Robert L. Rodriguez was the former portfolio manager of the small/mid-cap absolute-value strategy (including FPA Capital Fund, Inc.) and the absolute-fixed-income strategy (including FPA New Income, Inc.) and a former managing partner at FPA, a Los Angeles-based asset manager. He retired at the end of 2016, following more than 33 years of service.
He won many awards during his tenure. He was the only fund manager in the United States to win the Morningstar Manager of the Year award for both an equity and a fixed income fund and is tied with one other portfolio manager as having won the most awards. In 1994 Bob won for both FPA Capital and FPA New Income, and in 2001 and 2008 for FPA New Income.
The opinions expressed reflect Mr. Rodriguez’ personal views only and not those of FPA.
I spoke with Bob on June 22.
In a recent quarterly market commentary Jeremy Grantham posited that reversion to the mean may not be working as it has in the past. What are your thoughts on mean reversion?
There will be a reversion to the mean. We are in a very difficult and challenging time for active managers, and in particular, value style managers. Many of these managers are fighting for their economic lives.
Given that I am no longer involved professionally in managing money, I believe the standards in the industry are being compromised; monetary policy has so totally distorted the capital markets that you are now into an eight-year period that is unprecedented in the likes of human history.
The closest thing we have had would have been between 1942 and 1951 when the Fed and Treasury had an accord to keep interest rates low. Things were basically being manipulated for the sake of the World War II effort. With the renewal of inflation after the war, there was a war between the Treasury and the Fed and an accord came together. But that is the only time we’ve had a period of nine years of manipulated, price-controlled interest rates.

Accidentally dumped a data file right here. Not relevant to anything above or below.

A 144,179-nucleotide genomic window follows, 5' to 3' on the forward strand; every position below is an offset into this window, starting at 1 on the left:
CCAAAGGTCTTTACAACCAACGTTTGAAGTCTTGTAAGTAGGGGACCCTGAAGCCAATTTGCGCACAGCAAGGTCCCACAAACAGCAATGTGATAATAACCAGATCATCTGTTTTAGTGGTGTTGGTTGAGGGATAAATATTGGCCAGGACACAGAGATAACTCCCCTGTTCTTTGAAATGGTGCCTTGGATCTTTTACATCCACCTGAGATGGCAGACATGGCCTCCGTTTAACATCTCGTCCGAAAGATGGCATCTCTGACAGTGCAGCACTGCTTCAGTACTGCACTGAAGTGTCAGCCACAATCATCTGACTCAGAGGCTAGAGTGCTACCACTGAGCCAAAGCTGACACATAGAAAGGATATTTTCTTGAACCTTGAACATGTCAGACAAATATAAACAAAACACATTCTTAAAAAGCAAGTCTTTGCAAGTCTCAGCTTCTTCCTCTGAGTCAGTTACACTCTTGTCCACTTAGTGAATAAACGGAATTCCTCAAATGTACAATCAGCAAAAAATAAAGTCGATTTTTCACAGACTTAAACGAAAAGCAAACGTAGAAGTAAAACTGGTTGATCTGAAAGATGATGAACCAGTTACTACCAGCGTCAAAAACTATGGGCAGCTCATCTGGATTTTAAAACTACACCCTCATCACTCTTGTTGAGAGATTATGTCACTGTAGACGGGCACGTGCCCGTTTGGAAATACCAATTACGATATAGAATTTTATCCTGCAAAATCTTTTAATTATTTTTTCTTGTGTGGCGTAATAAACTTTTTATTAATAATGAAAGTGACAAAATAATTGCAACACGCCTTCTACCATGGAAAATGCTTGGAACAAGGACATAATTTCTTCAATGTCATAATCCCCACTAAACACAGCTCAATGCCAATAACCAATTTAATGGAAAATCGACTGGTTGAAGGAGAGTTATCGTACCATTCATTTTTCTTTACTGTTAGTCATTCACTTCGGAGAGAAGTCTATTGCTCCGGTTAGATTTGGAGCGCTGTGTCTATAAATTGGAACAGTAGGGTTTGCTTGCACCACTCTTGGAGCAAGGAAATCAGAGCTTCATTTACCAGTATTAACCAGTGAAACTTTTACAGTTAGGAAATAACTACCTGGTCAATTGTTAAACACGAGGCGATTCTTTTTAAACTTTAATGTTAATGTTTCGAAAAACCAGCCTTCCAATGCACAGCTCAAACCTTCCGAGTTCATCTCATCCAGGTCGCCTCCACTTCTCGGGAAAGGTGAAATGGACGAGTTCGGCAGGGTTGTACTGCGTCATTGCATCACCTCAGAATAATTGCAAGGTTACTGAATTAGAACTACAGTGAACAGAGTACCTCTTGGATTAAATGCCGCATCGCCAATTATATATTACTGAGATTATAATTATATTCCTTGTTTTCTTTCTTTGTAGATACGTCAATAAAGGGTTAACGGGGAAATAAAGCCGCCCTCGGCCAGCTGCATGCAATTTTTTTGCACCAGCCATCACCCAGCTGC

This was something I told my colleagues upon my return from sabbatical in 2011: what could unfold was controlled, manipulated and distorted pricing that disrupts the normal functioning of the capital markets. The cycles that Jeremy would be referring to about the reversion to the mean can be distorted for a period of time.
But I do not believe the economic laws of gravity have been permanently changed.
At a Grant’s Conference last year Steven Bregman asserted that indexation in general and ETFs in particular were factors in the under-performance of active managers and are potentially a bubble. Are you familiar with his work and what are your thoughts on ETFs? What is driving the flow of mutual fund assets to passive strategies and what can or should fund companies do in the face of this trend?
I go back to a speech I gave in 2009, Reflections and Outrage, and buried within that speech is a section that said that if active managers did not get their act together then the likelihood would be that passive strategies would continue to take market share. When you have a market that is distorted by zero interest rate policy, David Tepper said it very well many years ago, he said, “Well, you’ve got to ride it.”